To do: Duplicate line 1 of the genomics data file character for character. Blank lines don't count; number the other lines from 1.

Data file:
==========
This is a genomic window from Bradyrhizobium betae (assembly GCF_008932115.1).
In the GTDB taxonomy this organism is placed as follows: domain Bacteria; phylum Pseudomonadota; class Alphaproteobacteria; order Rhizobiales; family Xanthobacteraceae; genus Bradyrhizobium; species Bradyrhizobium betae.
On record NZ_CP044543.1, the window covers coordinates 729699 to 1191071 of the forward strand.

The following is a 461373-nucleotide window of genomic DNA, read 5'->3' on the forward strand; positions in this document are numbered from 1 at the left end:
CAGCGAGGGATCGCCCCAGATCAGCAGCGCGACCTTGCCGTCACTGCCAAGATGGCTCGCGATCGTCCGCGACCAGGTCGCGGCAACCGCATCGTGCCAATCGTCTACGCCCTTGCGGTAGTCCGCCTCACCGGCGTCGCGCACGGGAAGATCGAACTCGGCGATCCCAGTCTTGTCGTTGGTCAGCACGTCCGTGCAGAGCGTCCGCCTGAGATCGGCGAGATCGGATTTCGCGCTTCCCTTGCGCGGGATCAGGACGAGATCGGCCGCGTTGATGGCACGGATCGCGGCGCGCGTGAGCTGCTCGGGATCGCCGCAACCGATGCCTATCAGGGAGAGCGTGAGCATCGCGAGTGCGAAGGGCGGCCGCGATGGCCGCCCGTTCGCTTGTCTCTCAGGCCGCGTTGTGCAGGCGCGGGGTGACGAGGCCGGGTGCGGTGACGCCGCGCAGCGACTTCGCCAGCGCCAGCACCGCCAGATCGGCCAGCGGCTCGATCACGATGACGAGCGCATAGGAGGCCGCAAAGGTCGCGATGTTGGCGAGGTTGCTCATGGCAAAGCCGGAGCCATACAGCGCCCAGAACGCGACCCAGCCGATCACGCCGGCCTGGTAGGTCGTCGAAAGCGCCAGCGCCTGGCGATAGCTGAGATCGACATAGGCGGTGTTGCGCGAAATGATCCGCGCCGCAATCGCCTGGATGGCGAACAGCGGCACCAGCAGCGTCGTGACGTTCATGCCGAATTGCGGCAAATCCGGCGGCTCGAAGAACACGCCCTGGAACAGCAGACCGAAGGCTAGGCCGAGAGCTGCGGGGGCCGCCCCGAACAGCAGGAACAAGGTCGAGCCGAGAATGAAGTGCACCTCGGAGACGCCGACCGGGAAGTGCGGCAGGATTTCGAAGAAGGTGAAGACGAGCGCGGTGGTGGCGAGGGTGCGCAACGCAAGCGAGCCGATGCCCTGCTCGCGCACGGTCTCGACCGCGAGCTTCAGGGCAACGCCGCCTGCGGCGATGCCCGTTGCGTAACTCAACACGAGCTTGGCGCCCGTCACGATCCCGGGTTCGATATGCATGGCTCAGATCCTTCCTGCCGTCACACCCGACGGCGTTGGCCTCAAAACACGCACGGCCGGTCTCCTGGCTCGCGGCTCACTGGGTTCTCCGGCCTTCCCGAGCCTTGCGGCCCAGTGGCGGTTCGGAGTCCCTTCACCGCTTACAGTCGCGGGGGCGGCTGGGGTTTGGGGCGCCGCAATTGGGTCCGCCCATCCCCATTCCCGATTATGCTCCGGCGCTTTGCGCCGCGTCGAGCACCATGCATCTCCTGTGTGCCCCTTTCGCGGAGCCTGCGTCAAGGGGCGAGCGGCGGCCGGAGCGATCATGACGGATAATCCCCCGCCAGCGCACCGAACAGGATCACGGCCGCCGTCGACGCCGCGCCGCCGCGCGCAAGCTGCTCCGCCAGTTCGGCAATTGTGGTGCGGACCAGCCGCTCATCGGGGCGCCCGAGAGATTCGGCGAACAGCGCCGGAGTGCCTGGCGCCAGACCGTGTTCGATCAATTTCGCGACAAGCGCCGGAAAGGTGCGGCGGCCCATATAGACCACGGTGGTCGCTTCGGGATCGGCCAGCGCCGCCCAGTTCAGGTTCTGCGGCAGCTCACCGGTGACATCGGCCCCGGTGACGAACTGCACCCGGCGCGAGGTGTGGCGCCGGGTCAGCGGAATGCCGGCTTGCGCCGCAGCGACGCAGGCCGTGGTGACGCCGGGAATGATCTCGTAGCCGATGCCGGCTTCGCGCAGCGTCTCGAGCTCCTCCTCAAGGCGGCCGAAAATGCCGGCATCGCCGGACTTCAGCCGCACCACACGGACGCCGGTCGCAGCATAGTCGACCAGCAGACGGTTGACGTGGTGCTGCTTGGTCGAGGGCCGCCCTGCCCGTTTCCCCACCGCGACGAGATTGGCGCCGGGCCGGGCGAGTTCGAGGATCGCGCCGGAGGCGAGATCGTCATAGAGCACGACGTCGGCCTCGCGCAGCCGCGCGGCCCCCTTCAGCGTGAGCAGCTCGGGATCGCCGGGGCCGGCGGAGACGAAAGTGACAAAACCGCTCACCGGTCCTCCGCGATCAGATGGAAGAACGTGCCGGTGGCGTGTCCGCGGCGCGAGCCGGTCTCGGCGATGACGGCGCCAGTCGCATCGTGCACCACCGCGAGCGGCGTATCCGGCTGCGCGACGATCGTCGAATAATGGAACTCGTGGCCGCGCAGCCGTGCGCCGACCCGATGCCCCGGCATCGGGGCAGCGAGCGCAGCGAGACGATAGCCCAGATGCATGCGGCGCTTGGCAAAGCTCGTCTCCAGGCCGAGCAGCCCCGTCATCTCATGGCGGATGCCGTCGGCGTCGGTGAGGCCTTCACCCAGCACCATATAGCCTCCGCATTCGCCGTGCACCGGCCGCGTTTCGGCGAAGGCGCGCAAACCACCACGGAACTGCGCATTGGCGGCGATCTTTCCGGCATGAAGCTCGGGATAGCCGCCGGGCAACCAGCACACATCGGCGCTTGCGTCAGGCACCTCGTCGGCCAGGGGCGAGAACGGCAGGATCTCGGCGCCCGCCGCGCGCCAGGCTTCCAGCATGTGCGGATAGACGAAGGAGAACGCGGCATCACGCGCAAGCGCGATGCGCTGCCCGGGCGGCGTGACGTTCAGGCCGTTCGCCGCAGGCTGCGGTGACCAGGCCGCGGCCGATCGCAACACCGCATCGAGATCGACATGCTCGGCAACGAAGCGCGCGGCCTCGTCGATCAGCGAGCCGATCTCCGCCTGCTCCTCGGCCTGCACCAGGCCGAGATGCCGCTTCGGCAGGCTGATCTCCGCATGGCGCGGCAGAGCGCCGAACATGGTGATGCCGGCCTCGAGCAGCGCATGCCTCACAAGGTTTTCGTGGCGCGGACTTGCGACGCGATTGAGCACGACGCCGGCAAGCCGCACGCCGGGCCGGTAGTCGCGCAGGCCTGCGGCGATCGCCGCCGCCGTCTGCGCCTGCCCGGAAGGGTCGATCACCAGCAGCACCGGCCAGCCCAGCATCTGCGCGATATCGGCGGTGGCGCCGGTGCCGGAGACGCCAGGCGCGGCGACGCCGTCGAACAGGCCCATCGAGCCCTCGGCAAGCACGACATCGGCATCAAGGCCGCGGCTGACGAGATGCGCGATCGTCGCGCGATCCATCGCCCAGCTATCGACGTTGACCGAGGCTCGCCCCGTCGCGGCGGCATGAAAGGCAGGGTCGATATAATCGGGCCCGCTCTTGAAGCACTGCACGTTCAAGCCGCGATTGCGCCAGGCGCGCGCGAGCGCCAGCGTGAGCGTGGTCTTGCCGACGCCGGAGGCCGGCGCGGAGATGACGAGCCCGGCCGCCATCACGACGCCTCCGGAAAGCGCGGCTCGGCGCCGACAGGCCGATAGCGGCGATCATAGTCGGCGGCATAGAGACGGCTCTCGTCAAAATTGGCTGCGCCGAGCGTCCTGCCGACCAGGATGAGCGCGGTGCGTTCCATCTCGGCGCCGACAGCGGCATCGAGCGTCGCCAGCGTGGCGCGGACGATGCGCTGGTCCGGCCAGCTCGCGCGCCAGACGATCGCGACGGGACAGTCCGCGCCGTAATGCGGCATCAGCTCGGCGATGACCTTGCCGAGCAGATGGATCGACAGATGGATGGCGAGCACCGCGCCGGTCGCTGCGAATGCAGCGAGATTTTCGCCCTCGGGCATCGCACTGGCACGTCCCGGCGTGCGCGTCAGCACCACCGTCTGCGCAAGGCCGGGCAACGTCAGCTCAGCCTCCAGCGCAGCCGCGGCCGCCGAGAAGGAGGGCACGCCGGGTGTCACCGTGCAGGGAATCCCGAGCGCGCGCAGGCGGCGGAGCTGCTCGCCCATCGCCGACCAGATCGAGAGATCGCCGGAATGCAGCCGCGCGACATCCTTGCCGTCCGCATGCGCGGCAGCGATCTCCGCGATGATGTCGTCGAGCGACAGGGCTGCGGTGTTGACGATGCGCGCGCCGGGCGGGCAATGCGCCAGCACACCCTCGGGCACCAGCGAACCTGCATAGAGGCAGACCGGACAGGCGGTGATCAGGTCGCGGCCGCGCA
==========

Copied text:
This is a genomic window from Bradyrhizobium betae (assembly GCF_008932115.1).